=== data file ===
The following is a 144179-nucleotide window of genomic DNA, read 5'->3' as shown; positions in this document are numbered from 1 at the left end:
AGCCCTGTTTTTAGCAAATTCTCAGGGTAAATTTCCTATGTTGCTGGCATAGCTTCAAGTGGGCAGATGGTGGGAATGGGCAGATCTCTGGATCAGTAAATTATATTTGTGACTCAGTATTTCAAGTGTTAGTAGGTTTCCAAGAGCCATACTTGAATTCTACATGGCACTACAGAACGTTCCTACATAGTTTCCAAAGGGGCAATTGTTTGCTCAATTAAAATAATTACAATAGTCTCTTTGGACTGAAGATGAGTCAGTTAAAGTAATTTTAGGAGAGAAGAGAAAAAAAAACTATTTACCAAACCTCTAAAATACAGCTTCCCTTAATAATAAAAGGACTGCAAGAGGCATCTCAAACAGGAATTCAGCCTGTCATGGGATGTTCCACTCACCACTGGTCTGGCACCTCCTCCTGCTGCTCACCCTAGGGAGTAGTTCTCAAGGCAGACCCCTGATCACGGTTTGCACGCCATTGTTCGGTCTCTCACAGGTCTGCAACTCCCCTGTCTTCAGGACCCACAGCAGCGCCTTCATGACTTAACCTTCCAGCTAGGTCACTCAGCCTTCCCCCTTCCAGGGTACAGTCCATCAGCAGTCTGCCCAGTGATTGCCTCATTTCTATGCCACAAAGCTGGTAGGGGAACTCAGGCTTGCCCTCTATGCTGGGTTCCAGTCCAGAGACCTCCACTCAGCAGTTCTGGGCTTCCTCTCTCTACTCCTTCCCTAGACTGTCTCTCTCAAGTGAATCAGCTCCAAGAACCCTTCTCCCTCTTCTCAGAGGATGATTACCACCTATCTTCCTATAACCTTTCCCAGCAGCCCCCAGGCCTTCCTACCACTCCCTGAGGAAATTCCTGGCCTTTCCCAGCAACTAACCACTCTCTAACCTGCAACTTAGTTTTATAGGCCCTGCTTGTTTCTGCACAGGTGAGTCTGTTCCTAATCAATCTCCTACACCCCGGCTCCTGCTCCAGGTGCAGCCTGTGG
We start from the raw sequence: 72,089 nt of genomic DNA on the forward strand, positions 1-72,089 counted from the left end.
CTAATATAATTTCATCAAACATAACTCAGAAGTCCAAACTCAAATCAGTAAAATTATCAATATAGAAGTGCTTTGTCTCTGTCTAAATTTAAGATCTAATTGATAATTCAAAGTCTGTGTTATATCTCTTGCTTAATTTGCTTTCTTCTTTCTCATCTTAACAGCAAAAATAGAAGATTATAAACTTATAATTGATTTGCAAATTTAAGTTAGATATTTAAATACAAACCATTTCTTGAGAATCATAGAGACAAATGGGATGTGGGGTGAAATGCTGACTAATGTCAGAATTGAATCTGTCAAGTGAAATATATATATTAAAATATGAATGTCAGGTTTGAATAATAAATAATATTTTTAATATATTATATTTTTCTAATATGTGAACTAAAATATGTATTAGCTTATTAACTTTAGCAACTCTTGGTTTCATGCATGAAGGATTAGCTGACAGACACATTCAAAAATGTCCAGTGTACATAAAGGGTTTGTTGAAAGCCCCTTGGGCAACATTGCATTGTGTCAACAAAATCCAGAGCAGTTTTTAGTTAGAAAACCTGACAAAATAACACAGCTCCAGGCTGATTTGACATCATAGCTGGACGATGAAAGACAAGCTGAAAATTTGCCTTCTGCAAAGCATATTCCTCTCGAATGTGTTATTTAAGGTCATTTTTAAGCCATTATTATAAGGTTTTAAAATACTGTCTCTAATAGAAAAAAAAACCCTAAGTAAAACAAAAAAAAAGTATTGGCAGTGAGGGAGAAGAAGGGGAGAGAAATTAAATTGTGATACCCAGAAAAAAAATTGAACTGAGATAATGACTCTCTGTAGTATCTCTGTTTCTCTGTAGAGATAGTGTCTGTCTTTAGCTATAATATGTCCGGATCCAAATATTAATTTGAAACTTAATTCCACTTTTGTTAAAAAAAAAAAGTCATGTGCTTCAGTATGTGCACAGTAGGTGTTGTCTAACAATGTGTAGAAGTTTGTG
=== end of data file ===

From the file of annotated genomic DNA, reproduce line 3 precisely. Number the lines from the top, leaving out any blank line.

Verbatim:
We start from the raw sequence: 72,089 nt of genomic DNA on the forward strand, positions 1-72,089 counted from the left end.